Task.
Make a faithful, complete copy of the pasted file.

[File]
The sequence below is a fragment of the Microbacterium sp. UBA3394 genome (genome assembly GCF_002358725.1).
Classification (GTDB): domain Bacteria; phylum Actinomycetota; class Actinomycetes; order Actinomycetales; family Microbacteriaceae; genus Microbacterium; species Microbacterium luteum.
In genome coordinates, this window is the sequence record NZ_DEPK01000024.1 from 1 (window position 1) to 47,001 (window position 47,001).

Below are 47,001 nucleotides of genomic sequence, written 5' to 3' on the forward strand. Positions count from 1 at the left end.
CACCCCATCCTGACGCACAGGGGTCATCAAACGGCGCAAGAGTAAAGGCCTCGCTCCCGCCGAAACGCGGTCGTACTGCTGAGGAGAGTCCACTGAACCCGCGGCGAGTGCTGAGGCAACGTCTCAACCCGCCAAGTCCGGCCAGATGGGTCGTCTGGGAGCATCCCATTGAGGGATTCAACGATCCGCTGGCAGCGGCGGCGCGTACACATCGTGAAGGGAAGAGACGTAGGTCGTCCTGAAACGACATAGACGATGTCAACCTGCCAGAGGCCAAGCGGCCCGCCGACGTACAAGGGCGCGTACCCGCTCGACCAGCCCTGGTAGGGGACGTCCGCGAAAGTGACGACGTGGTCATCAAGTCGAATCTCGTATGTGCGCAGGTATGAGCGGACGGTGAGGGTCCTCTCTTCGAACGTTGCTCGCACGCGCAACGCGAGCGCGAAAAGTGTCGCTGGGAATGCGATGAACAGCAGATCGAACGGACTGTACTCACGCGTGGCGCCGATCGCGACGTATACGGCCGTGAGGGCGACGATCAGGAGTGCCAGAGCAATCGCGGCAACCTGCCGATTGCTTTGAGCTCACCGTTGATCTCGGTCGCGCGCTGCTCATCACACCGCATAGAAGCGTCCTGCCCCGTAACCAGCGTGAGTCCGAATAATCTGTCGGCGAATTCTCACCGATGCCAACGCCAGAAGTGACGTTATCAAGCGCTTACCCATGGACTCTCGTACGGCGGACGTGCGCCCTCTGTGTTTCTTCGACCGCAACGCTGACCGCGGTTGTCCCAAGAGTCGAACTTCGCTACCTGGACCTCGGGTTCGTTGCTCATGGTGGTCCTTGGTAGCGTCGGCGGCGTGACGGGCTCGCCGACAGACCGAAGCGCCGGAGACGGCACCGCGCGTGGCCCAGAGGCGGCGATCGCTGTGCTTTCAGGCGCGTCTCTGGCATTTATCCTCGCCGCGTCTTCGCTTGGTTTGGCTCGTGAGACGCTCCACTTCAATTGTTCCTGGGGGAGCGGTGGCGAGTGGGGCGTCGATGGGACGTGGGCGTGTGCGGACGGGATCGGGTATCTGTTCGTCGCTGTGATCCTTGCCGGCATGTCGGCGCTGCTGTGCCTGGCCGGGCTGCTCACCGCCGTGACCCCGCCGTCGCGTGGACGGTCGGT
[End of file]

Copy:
The sequence below is a fragment of the Microbacterium sp. UBA3394 genome (genome assembly GCF_002358725.1).
Classification (GTDB): domain Bacteria; phylum Actinomycetota; class Actinomycetes; order Actinomycetales; family Microbacteriaceae; genus Microbacterium; species Microbacterium luteum.
In genome coordinates, this window is the sequence record NZ_DEPK01000024.1 from 1 (window position 1) to 47,001 (window position 47,001).

Below are 47,001 nucleotides of genomic sequence, written 5' to 3' on the forward strand. Positions count from 1 at the left end.
CACCCCATCCTGACGCACAGGGGTCATCAAACGGCGCAAGAGTAAAGGCCTCGCTCCCGCCGAAACGCGGTCGTACTGCTGAGGAGAGTCCACTGAACCCGCGGCGAGTGCTGAGGCAACGTCTCAACCCGCCAAGTCCGGCCAGATGGGTCGTCTGGGAGCATCCCATTGAGGGATTCAACGATCCGCTGGCAGCGGCGGCGCGTACACATCGTGAAGGGAAGAGACGTAGGTCGTCCTGAAACGACATAGACGATGTCAACCTGCCAGAGGCCAAGCGGCCCGCCGACGTACAAGGGCGCGTACCCGCTCGACCAGCCCTGGTAGGGGACGTCCGCGAAAGTGACGACGTGGTCATCAAGTCGAATCTCGTATGTGCGCAGGTATGAGCGGACGGTGAGGGTCCTCTCTTCGAACGTTGCTCGCACGCGCAACGCGAGCGCGAAAAGTGTCGCTGGGAATGCGATGAACAGCAGATCGAACGGACTGTACTCACGCGTGGCGCCGATCGCGACGTATACGGCCGTGAGGGCGACGATCAGGAGTGCCAGAGCAATCGCGGCAACCTGCCGATTGCTTTGAGCTCACCGTTGATCTCGGTCGCGCGCTGCTCATCACACCGCATAGAAGCGTCCTGCCCCGTAACCAGCGTGAGTCCGAATAATCTGTCGGCGAATTCTCACCGATGCCAACGCCAGAAGTGACGTTATCAAGCGCTTACCCATGGACTCTCGTACGGCGGACGTGCGCCCTCTGTGTTTCTTCGACCGCAACGCTGACCGCGGTTGTCCCAAGAGTCGAACTTCGCTACCTGGACCTCGGGTTCGTTGCTCATGGTGGTCCTTGGTAGCGTCGGCGGCGTGACGGGCTCGCCGACAGACCGAAGCGCCGGAGACGGCACCGCGCGTGGCCCAGAGGCGGCGATCGCTGTGCTTTCAGGCGCGTCTCTGGCATTTATCCTCGCCGCGTCTTCGCTTGGTTTGGCTCGTGAGACGCTCCACTTCAATTGTTCCTGGGGGAGCGGTGGCGAGTGGGGCGTCGATGGGACGTGGGCGTGTGCGGACGGGATCGGGTATCTGTTCGTCGCTGTGATCCTTGCCGGCATGTCGGCGCTGCTGTGCCTGGCCGGGCTGCTCACCGCCGTGACCCCGCCGTCGCGTGGACGGTCGGT